Here's How Remote Work in a Different State Can Affect Your Taxes
The pandemic forced us all into a lot of unique situations—and for many, that meant creating makeshift workspaces at home. More than a year later, many of those temporary work-from-home employees still don't have hard-and-fast dates for returning to the office. While setting up shop in your family room has some benefits (like no commuting costs and fewer lunches out, for example), it also has some not-so-great financial implications (including higher utility bills or the need for new office furniture). Working from home also has one very large—and not so obvious—consideration: your tax bill.
Though you may initially think of the favorable ways working from home might affect your tax bill, namely the ability to deduct a portion of your home and any associated office expenses, it's not that simple. "The average employee will not be able to write off any home office expenses," says Nayo Carter-Gray, a QuickBooks ProAdvisor and founder of 1st Step Accounting in Baltimore, Maryland. "Unfortunately the Tax Cuts and Jobs Act eliminated the unreimbursed home office expense deduction a few years ago." The exception: Independent contractors, like freelance writers or self-employed financial advisors, for example, can deduct home office expenses when they fill their tax returns.
If you're an employee newly working from home, you're not entirely out of luck, though. Employees should ask their employers if they would be willing to reimburse for any home office expenses—like that second monitor or printer you needed—because the employer can generally get a business deduction for these costs, says Carter-Gray. The bigger consideration for most remote employees is how much state tax they pay and to who—something that directly relates to where their home office is located. Here, we asked the experts to advise us in the details.
If you work in the same state you live...
If you're hunkering down in your New York City apartment just downtown from where your normal office is located, chances are this won't change the way you file your taxes. (Lucky you!) It's still worth checking, though—some local municipalities have different tax rates, says Carter-Gray. For example: If you live in New York State and are no longer commuting to an office in New York City, you may not have to pay those expensive New York City taxes this year.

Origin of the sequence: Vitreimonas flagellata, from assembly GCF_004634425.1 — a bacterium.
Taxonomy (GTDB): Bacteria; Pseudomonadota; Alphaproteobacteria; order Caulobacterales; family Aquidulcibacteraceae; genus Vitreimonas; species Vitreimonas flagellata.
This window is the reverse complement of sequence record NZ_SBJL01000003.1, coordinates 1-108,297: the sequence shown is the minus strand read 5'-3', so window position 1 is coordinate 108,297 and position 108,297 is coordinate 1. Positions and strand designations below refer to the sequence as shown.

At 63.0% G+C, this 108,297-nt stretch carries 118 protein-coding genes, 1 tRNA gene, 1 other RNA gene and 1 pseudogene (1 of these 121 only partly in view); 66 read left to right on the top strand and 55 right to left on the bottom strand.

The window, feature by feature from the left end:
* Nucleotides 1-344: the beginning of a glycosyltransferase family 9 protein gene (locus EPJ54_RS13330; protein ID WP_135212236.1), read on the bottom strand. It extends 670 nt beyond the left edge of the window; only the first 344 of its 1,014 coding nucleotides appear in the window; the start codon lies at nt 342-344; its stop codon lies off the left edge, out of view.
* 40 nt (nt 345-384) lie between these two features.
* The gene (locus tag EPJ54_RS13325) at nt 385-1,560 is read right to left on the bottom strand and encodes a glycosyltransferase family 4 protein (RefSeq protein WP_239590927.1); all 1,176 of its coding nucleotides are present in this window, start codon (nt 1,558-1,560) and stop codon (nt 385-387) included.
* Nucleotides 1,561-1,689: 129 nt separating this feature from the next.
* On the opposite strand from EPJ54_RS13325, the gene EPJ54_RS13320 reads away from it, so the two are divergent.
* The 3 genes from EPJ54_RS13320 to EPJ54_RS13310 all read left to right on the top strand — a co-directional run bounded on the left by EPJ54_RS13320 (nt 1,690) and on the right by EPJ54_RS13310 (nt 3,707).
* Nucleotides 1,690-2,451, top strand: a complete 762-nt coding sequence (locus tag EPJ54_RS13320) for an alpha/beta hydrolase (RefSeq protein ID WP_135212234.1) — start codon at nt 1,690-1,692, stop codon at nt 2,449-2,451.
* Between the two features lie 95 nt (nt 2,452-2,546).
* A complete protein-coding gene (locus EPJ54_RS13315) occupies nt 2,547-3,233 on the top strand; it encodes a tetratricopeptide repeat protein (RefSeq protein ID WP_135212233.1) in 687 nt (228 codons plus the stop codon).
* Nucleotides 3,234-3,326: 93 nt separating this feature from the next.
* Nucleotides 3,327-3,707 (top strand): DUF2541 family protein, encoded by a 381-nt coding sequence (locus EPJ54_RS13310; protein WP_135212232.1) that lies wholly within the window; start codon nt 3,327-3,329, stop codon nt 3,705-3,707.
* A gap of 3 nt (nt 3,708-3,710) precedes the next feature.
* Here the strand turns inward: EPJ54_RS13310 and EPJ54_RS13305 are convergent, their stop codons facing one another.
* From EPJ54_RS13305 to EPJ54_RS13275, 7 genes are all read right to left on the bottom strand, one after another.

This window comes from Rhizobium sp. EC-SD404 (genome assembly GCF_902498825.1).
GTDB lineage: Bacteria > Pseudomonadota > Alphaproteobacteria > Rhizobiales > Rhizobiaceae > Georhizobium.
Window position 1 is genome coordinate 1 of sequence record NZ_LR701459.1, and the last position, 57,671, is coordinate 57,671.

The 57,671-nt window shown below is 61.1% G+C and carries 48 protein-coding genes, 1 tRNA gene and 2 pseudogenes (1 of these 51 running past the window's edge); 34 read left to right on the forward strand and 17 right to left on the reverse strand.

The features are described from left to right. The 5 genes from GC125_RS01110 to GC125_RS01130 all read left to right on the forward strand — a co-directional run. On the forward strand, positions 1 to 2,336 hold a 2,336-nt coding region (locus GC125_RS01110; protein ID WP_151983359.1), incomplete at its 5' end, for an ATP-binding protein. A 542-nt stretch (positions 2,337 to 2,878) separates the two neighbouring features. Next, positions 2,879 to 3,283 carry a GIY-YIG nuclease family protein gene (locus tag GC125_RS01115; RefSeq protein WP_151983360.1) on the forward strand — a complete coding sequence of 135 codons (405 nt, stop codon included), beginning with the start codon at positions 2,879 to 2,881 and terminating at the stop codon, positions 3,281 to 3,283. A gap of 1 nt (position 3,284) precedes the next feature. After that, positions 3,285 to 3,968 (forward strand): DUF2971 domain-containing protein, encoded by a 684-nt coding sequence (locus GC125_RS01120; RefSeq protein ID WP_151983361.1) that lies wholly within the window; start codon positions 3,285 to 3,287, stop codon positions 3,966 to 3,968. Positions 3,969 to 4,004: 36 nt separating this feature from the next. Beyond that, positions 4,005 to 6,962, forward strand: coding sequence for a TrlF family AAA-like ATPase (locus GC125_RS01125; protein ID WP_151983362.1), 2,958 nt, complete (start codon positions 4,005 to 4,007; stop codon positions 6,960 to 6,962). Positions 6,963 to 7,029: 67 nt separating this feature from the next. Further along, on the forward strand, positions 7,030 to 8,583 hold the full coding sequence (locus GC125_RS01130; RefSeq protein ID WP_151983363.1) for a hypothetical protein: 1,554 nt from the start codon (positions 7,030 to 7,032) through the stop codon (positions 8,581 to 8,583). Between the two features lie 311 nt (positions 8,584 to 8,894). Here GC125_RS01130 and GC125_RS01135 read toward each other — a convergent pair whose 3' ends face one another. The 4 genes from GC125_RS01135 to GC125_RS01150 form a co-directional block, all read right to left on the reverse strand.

If you work in a different state from where you live...
If you've moved during the pandemic—say you relocated to a relative's house in another state or decided to rent a house in wine country (why not!)—you'll likely face new tax requirements. "As an employee, relocating means you may have multi-state income tax filing requirements," says Carter-Gray. "You will definitely need to inform your employer, so that the payroll department can adjust your state withholding for the new state you are currently residing in." Here's where things get tricky, though. Different states have different requirements about when you need to file a tax return if you've earned money in that state. In New York State, you're liable to pay income tax even if you only spent one day working in the state. In Utah, however, you have 60 days before you have to file a tax return.
It gets even more complicated than that. "Some states have reciprocity agreements in place that will allow your income to not be taxed in both states," she explains. In Maryland, Pennsylvania, Virginia, West Virginia, and Washington, D.C., employees are granted reciprocity. And New Jersey and Pennsylvania have a similar agreement. In some cases, like Connecticut, states grant employees tax credits to pad the added expense. There's a bit of good news though: Just because you have to file taxes differently doesn't mean you'll end up paying more. In some cases, this scenario may actually benefit you. If you normally work in a high-tax state like New York, but are currently working in a no-income tax state, like Florida, you'll likely come up ahead this year.
What about federal taxes?
"There generally isn't any impact on federal taxes for relocating throughout the year—unless your relocation is to a different country," says Carter-Gray. "Your income could be considered foreign earned income and subject to different tax laws if you lived and worked outside the US.
So, what should you do?
If you have any questions about your taxes and what returns you need to file, it's best to speak with a certified public accountant (CPA) who can help you navigate complex tax laws and ensure you file correctly based on your personal circumstance.